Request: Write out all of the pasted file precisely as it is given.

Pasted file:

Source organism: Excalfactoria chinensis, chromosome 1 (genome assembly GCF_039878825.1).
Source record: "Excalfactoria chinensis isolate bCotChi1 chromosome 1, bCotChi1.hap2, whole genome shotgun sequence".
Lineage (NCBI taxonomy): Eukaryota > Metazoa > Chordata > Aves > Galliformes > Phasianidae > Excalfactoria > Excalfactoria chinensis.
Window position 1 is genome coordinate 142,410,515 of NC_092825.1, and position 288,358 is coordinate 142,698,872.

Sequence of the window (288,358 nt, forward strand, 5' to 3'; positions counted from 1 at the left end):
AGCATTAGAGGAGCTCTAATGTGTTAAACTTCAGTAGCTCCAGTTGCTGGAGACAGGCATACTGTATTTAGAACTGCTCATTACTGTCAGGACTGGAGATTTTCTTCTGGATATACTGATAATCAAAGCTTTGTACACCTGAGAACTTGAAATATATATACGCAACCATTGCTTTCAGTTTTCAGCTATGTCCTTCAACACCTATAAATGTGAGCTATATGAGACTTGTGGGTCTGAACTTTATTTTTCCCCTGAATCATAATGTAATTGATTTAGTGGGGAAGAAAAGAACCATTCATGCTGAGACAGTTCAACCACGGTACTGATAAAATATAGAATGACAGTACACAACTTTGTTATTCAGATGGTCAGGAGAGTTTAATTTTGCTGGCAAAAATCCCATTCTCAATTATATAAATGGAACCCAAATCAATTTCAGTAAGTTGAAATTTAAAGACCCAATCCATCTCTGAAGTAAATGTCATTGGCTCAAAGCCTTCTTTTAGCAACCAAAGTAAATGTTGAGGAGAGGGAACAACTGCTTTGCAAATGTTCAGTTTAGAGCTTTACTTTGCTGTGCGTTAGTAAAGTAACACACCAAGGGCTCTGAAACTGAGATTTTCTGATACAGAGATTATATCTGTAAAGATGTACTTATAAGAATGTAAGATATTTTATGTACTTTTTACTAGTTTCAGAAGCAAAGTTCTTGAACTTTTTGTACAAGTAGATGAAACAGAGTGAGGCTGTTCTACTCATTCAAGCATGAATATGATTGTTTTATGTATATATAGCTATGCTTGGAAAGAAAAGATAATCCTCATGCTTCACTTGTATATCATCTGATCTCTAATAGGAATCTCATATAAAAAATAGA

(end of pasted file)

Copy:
Source organism: Excalfactoria chinensis, chromosome 1 (genome assembly GCF_039878825.1).
Source record: "Excalfactoria chinensis isolate bCotChi1 chromosome 1, bCotChi1.hap2, whole genome shotgun sequence".
Lineage (NCBI taxonomy): Eukaryota > Metazoa > Chordata > Aves > Galliformes > Phasianidae > Excalfactoria > Excalfactoria chinensis.
Window position 1 is genome coordinate 142,410,515 of NC_092825.1, and position 288,358 is coordinate 142,698,872.

Sequence of the window (288,358 nt, forward strand, 5' to 3'; positions counted from 1 at the left end):
AGCATTAGAGGAGCTCTAATGTGTTAAACTTCAGTAGCTCCAGTTGCTGGAGACAGGCATACTGTATTTAGAACTGCTCATTACTGTCAGGACTGGAGATTTTCTTCTGGATATACTGATAATCAAAGCTTTGTACACCTGAGAACTTGAAATATATATACGCAACCATTGCTTTCAGTTTTCAGCTATGTCCTTCAACACCTATAAATGTGAGCTATATGAGACTTGTGGGTCTGAACTTTATTTTTCCCCTGAATCATAATGTAATTGATTTAGTGGGGAAGAAAAGAACCATTCATGCTGAGACAGTTCAACCACGGTACTGATAAAATATAGAATGACAGTACACAACTTTGTTATTCAGATGGTCAGGAGAGTTTAATTTTGCTGGCAAAAATCCCATTCTCAATTATATAAATGGAACCCAAATCAATTTCAGTAAGTTGAAATTTAAAGACCCAATCCATCTCTGAAGTAAATGTCATTGGCTCAAAGCCTTCTTTTAGCAACCAAAGTAAATGTTGAGGAGAGGGAACAACTGCTTTGCAAATGTTCAGTTTAGAGCTTTACTTTGCTGTGCGTTAGTAAAGTAACACACCAAGGGCTCTGAAACTGAGATTTTCTGATACAGAGATTATATCTGTAAAGATGTACTTATAAGAATGTAAGATATTTTATGTACTTTTTACTAGTTTCAGAAGCAAAGTTCTTGAACTTTTTGTACAAGTAGATGAAACAGAGTGAGGCTGTTCTACTCATTCAAGCATGAATATGATTGTTTTATGTATATATAGCTATGCTTGGAAAGAAAAGATAATCCTCATGCTTCACTTGTATATCATCTGATCTCTAATAGGAATCTCATATAAAAAATAGA